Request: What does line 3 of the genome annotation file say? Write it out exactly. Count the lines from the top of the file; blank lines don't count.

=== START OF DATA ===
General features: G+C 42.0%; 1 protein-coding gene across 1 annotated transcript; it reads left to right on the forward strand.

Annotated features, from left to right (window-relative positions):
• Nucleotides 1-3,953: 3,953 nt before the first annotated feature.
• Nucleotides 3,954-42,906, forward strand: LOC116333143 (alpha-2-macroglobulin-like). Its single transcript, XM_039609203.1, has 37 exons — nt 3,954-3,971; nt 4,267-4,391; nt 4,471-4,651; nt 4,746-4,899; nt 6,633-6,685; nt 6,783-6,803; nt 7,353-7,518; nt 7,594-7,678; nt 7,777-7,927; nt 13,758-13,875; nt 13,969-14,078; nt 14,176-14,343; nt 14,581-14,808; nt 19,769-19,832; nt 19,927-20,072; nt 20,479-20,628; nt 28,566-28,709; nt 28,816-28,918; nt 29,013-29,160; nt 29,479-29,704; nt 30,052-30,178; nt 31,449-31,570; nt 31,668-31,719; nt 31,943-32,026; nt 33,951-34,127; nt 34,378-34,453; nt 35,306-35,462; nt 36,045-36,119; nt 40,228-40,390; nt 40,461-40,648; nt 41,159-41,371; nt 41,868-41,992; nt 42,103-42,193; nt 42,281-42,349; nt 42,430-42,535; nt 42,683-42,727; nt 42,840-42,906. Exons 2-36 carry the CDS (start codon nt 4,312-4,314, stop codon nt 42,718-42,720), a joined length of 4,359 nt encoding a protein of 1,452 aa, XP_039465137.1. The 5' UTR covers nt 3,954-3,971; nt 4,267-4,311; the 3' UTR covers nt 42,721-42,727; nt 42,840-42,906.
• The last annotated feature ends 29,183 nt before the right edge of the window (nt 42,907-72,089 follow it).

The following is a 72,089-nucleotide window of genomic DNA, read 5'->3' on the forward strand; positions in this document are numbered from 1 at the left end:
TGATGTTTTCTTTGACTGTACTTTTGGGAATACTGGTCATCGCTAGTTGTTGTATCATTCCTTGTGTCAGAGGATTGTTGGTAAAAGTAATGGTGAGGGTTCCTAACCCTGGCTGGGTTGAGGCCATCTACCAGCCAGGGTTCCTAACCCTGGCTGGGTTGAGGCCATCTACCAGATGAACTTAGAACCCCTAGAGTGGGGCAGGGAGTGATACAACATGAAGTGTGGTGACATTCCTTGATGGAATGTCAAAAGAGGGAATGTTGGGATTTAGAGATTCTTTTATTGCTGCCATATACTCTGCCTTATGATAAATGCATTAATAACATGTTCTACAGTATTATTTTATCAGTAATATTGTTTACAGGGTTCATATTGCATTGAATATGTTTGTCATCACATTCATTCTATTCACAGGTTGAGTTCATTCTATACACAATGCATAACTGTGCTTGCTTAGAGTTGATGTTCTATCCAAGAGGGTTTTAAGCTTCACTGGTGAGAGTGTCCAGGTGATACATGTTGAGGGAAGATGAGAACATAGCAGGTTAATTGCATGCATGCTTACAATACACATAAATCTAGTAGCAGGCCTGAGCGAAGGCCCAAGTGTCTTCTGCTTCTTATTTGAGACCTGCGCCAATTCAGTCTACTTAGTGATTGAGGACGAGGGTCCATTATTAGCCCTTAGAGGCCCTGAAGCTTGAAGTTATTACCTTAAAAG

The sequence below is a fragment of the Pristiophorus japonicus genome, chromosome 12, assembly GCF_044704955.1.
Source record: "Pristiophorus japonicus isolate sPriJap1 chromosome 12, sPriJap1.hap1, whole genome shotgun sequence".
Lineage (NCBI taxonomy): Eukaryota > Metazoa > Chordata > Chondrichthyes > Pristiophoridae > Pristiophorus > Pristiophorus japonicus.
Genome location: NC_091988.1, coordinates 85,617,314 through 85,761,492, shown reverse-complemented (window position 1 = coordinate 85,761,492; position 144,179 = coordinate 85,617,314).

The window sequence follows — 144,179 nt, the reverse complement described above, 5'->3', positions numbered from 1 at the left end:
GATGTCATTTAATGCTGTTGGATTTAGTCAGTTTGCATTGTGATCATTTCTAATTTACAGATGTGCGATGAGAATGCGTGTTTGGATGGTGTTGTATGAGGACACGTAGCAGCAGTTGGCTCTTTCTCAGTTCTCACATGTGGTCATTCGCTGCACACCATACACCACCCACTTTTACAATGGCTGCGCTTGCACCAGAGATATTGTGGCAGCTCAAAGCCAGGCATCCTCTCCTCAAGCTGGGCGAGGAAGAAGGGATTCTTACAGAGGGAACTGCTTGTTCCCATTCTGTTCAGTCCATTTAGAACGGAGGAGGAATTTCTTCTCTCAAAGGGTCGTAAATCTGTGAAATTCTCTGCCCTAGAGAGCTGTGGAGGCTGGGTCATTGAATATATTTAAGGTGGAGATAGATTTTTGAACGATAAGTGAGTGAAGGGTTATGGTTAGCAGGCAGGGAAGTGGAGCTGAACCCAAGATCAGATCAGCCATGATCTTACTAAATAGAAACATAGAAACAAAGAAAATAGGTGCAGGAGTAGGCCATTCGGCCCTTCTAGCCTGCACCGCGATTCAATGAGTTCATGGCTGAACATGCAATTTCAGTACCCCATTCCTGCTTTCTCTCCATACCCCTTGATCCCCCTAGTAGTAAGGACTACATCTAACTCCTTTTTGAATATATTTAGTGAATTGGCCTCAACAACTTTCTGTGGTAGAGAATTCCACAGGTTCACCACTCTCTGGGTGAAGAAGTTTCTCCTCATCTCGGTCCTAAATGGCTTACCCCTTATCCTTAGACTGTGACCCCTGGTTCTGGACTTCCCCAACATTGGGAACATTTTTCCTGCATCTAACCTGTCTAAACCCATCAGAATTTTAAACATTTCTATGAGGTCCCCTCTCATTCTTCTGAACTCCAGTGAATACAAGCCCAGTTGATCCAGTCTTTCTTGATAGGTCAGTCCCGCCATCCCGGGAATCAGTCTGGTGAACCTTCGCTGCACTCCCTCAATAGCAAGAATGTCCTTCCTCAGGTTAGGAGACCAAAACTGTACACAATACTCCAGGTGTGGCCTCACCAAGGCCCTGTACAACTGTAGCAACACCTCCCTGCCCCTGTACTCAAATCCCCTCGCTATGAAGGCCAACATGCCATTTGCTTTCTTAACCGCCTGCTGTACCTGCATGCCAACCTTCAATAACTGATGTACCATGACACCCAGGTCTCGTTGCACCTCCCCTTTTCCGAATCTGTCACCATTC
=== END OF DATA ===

• Nucleotides 1-3,953: 3,953 nt before the first annotated feature.